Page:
Seth Wulsin was born in 1981 in Spring Valley, New York. He studied Drawing and Painting at Parsons The New School for Design in New York City (1998). He briefly studied Literature and Philosophy at Yale University, New Haven, Connecticut (2001), as well as Religion and Politics at Brown University, Providence, Rhode Island (2005). Between 2005 and 2009 he lived and worked in Buenos Aires, Argentina. Since 2009, he is based in Bogota, Colombia and Brooklyn, New York. He is a member of the art collectives Artistas en Latinoamerica, and Wubacawi, and is currently a studio fellow at Smack Mellon, New York. His work has been exhibited in group and solo exhibitions at DUMBO Arts Festival 2010, Brooklyn, NY; ArteBA 2010, Buenos Aires, Argentina; and at Casa Tres Patios, Medellín, Colombia (2008).
In 2006 he gained international attention for his public artwork and intervention, 16 Tons, which documented the demolition of the infamous Caseros prison in Buenos Aires, Argentina. Wulsin shaped pixilated portraits by hammering out glass tiles from the façade of the notorious building, creating a temporary monument to those who had disappeared behind its walls, as the building was disassembled story by story.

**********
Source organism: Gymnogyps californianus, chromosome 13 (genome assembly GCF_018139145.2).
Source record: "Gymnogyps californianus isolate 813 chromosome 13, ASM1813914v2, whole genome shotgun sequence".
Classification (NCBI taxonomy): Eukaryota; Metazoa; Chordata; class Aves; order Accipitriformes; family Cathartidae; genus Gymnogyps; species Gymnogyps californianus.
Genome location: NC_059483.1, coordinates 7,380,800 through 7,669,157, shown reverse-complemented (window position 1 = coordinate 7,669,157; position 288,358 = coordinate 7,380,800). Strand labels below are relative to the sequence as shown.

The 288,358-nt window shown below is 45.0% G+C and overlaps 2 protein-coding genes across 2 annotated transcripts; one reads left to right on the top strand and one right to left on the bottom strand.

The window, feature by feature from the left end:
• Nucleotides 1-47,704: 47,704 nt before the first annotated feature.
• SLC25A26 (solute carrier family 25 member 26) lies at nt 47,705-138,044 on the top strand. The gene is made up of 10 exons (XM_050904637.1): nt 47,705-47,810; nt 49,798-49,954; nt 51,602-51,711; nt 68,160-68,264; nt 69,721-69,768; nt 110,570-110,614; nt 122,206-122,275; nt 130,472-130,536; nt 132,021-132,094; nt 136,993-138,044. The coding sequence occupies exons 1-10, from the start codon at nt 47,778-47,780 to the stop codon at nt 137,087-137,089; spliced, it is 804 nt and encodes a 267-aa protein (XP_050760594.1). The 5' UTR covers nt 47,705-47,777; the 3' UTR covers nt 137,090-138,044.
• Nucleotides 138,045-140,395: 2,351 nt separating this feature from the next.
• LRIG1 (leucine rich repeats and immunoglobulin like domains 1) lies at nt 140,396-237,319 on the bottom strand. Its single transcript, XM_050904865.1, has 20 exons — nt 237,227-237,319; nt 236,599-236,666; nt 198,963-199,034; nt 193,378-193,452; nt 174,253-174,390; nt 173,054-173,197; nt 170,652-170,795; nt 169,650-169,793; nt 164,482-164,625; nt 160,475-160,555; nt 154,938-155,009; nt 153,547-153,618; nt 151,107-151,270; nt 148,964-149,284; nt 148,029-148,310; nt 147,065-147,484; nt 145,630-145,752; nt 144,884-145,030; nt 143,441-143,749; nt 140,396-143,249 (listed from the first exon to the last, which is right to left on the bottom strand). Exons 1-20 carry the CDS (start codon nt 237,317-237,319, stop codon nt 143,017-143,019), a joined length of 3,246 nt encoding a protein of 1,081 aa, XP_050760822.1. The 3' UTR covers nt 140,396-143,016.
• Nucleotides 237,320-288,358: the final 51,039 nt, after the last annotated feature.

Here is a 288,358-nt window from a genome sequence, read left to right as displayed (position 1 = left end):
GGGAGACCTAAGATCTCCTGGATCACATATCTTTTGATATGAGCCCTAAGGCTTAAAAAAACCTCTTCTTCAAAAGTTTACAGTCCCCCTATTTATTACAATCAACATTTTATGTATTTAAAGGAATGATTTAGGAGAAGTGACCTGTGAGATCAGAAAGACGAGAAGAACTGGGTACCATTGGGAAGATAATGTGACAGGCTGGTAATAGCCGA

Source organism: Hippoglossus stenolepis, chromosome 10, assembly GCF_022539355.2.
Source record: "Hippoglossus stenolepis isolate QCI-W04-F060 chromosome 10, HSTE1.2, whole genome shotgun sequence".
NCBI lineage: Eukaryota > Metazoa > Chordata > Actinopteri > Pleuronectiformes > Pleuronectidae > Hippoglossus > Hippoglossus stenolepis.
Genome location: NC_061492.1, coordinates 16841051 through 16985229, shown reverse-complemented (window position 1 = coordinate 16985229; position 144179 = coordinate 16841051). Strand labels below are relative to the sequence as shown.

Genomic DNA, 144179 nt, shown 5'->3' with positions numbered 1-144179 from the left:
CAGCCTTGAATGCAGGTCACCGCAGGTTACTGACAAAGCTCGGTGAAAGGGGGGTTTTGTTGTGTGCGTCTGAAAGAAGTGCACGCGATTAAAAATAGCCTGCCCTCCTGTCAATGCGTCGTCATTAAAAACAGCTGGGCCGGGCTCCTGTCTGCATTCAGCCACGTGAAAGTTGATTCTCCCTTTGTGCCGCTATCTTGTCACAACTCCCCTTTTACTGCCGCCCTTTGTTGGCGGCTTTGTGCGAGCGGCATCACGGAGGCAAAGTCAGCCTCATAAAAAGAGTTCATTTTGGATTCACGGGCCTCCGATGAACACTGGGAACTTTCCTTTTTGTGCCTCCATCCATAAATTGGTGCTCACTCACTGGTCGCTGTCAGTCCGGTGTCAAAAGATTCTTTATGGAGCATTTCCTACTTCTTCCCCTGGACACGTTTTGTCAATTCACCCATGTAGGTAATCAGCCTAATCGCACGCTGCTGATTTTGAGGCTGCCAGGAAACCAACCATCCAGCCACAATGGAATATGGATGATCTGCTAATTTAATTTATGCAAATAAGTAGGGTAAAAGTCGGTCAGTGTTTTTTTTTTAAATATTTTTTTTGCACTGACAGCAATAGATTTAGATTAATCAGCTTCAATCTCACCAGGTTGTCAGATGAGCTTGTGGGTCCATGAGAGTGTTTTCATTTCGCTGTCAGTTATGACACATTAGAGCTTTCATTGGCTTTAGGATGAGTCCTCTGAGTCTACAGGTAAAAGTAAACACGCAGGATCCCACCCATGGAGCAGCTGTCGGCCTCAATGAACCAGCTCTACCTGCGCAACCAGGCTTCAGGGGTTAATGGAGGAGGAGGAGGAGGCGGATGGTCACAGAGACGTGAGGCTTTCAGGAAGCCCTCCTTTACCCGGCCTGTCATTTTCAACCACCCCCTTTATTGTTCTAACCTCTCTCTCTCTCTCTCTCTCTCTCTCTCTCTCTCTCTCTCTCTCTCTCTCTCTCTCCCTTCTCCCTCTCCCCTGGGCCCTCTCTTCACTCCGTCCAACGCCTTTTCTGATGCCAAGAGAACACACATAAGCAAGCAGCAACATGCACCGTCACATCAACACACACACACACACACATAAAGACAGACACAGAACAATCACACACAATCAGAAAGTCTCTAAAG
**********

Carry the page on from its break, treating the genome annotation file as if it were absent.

Laleh Mehran & Christopher Coleman
As the progeny of Iranian scientists, Laleh Mehran’s relationship to religion, science, and politics is necessarily complex, and is still more so now given a political climate in which certain views are increasingly suspect. Inevitably, her work is as veiled as it is explicit, as personal as it is political, and as critical as it is tolerant. Mehran received her MFA in Electronic Time-Based Media from Carnegie Mellon University, Pittburgh, Pennsylvania. Her work has been shown individually and as part of art collectives at the Next 5 Minutes 4 Tactical Media Festival in Amsterdam, Holland; the European Media Arts Festival in Osnabrück, Germany; Ponte Futura in Cortona, Italy; Massachusetts Museum of Contemporary Art, North Adams; Carnegie Museum of Art, Pittsburgh, Pennsylvania; Georgia Museum of Art, University of Georgia, Athens; and at the Andy Warhol Museum, Pittsburgh, Pennsylvania. Mehran is Associate Professor and Graduate Director of the Electronic Media Arts & Design program at the University of Denver.
Chris Coleman received his BFA in his native state from West Virginia University in 2001 and his MFA from New York State University at Buffalo in 2003. A number of his undergraduate years were devoted to studying Mechanical Engineering, knowledge that he brings to bear in his installations. His work includes sculptures, performances, and videos as well as interactive installations. He has exhibited across Europe, Asia, and the US, including the Albright-Knox Art Gallery, Buffalo, NY; Spaces Gallery, Cleveland, OH; and FILE Sao Paulo, Brazil. Recently Coleman’s work was featured on several giant monitors in Times Square in New York City as the Grand Prize winner of the Babelgum Metropolis Art Prize 2009. He is Assistant Professor in the department of Media, Film & Journalism Studies at the University of Denver.
 City of Boulder, Community Dialogue, Meetings-in-a-Box, Summary Report, January 2008